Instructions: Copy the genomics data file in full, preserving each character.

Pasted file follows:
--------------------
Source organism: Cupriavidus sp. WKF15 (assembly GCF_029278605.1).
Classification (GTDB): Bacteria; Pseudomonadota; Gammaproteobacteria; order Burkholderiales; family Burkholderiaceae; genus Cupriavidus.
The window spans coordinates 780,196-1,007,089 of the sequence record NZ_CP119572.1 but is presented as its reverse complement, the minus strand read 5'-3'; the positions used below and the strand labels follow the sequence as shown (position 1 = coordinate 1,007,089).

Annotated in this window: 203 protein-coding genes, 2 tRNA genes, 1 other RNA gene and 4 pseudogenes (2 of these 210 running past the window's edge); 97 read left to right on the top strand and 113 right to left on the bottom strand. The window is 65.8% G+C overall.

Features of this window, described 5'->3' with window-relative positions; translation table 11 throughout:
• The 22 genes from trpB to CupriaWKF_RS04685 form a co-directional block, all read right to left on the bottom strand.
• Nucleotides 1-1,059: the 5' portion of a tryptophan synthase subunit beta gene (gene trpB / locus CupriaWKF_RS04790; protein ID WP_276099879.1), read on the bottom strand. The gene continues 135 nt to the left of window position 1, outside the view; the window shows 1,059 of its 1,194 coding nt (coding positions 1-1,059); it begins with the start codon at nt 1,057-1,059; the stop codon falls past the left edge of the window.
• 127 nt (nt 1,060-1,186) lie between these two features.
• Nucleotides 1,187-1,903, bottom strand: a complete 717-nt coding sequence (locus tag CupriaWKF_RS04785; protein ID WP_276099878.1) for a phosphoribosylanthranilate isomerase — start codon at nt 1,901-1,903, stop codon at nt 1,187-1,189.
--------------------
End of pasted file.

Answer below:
Source organism: Cupriavidus sp. WKF15 (assembly GCF_029278605.1).
Classification (GTDB): Bacteria; Pseudomonadota; Gammaproteobacteria; order Burkholderiales; family Burkholderiaceae; genus Cupriavidus.
The window spans coordinates 780,196-1,007,089 of the sequence record NZ_CP119572.1 but is presented as its reverse complement, the minus strand read 5'-3'; the positions used below and the strand labels follow the sequence as shown (position 1 = coordinate 1,007,089).

Annotated in this window: 203 protein-coding genes, 2 tRNA genes, 1 other RNA gene and 4 pseudogenes (2 of these 210 running past the window's edge); 97 read left to right on the top strand and 113 right to left on the bottom strand. The window is 65.8% G+C overall.

Features of this window, described 5'->3' with window-relative positions; translation table 11 throughout:
• The 22 genes from trpB to CupriaWKF_RS04685 form a co-directional block, all read right to left on the bottom strand.
• Nucleotides 1-1,059: the 5' portion of a tryptophan synthase subunit beta gene (gene trpB / locus CupriaWKF_RS04790; protein ID WP_276099879.1), read on the bottom strand. The gene continues 135 nt to the left of window position 1, outside the view; the window shows 1,059 of its 1,194 coding nt (coding positions 1-1,059); it begins with the start codon at nt 1,057-1,059; the stop codon falls past the left edge of the window.
• 127 nt (nt 1,060-1,186) lie between these two features.
• Nucleotides 1,187-1,903, bottom strand: a complete 717-nt coding sequence (locus tag CupriaWKF_RS04785; protein ID WP_276099878.1) for a phosphoribosylanthranilate isomerase — start codon at nt 1,901-1,903, stop codon at nt 1,187-1,189.